Most of the time, drug abuse starts with casual use. People don't use drugs because they want to be addicted. Drugs can make you feel good for a while. They may make you feel energetic, self-confident, and powerful. You may take a drug to reduce stress or anxiety or to help you forget a problem.
Drug use changes your brain and how it works. If you continue to use drugs, you may develop strong cravings for them, and it may get harder to say "no" to further use. At the same time, you may begin to lose interest in activities you always enjoyed. This is because you may feel that they are not as enjoyable as using drugs. You may then become dependent.
Not everyone who uses drugs abuses them or becomes dependent. Other things that influence whether this happens include your genes, family, friends, and life situations. For more information, see What Happens and What Increases Your Risk.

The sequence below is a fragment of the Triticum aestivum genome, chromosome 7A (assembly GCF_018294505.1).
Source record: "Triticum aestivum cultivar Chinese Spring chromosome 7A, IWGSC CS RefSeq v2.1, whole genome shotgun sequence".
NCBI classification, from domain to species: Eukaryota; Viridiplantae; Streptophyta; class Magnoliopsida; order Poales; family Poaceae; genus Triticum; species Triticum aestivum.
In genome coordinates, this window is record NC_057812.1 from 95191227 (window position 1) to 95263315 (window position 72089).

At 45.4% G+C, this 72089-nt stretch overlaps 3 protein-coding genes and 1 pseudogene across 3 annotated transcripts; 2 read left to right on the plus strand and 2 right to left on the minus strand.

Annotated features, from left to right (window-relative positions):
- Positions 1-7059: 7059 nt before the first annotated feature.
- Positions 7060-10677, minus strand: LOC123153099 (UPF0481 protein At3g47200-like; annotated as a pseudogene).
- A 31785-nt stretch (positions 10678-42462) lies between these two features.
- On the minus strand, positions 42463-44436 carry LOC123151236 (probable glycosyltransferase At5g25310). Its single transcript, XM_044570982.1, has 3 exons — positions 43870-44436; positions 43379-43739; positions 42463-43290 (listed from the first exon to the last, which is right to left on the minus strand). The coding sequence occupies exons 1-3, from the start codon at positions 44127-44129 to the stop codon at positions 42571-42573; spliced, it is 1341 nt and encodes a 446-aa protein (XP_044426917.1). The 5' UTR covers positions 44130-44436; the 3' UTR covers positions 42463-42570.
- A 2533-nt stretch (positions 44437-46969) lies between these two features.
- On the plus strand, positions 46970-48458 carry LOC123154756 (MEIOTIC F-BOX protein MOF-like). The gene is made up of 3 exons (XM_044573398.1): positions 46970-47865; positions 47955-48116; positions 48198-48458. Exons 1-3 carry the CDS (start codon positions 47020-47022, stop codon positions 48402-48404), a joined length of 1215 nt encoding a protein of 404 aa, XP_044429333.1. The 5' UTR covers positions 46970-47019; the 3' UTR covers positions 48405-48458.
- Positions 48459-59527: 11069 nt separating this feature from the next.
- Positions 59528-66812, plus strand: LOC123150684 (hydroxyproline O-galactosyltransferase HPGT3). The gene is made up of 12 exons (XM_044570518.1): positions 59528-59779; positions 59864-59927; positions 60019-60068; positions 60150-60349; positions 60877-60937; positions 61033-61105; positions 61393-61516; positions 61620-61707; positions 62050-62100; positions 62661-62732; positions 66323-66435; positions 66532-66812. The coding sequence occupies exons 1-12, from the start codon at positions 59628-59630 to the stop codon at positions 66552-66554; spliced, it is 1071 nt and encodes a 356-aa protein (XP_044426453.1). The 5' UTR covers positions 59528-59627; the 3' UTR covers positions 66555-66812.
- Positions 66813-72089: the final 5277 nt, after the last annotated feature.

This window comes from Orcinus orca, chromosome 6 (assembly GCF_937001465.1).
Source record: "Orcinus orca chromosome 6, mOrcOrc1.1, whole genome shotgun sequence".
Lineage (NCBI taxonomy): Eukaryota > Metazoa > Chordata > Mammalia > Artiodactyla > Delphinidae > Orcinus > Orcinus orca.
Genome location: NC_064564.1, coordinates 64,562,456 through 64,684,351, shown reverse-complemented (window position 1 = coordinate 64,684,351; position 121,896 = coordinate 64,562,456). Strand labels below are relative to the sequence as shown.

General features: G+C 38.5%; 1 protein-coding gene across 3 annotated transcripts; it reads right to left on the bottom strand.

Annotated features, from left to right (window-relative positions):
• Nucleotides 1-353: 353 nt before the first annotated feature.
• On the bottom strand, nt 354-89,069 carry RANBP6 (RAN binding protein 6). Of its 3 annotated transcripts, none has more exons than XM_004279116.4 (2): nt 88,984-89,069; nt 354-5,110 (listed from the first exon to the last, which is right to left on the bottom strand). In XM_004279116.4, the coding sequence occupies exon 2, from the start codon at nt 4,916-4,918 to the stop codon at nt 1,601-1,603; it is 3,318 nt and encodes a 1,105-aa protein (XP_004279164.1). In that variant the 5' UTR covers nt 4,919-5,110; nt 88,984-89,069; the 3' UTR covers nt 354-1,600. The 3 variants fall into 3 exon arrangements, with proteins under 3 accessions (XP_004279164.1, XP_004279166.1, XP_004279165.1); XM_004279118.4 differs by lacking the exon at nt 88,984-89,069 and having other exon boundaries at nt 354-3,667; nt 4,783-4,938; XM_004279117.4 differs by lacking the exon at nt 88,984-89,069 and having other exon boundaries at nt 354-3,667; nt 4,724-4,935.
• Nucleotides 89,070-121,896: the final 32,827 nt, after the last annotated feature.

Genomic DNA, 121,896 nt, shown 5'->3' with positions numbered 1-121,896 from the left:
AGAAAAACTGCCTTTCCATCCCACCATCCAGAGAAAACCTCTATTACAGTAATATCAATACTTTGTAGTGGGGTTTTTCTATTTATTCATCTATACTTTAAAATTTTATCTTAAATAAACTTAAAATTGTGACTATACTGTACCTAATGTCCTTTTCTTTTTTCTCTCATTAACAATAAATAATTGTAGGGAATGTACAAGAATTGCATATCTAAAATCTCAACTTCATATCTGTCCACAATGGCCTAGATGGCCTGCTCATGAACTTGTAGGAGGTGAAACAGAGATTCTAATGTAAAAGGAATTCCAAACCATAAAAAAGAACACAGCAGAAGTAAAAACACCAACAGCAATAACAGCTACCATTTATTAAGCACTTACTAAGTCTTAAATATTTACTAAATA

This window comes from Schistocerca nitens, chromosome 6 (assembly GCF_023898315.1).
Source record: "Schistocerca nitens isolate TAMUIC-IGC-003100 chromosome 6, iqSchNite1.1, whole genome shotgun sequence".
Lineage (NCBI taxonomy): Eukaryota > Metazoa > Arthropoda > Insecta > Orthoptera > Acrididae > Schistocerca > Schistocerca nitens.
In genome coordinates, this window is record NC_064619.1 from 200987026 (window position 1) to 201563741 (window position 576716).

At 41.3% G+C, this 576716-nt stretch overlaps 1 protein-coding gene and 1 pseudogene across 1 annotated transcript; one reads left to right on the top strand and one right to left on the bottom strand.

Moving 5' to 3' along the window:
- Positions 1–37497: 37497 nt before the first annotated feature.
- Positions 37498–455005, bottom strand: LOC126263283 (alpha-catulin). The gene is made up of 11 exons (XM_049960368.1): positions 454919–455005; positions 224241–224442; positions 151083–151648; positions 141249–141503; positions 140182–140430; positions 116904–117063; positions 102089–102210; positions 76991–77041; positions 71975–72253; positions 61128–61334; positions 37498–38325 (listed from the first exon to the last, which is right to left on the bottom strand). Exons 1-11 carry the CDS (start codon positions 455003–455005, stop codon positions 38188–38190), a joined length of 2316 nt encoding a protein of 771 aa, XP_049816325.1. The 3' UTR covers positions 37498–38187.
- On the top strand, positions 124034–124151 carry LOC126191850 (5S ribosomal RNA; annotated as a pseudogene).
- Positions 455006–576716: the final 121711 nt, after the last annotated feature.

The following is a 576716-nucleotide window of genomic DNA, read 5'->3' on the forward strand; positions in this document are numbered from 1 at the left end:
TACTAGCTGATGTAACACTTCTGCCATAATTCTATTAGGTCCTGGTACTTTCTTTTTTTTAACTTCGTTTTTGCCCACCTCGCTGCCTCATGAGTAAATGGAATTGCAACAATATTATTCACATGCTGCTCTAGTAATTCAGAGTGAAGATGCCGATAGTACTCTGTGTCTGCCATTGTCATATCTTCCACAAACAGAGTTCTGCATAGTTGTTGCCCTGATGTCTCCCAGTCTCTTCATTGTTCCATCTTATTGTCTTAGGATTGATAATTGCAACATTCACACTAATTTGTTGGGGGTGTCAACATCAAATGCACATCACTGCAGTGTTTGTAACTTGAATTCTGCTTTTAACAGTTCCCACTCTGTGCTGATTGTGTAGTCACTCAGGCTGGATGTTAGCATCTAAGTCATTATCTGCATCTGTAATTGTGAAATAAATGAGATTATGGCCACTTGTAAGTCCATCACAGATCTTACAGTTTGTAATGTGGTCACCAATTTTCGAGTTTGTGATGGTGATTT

In this article
This information is produced and provided by the National
Institute (NCI). The information in this topic may have changed since it was written. For the most current information, contact the National
Institute via the Internet web site at http://
.gov or call 1-800-4-CANCER.
WebMD Medical Reference from Healthwise
This information is not intended to replace the advice of a doctor.
Healthwise disclaims any liability for the decisions you make based on this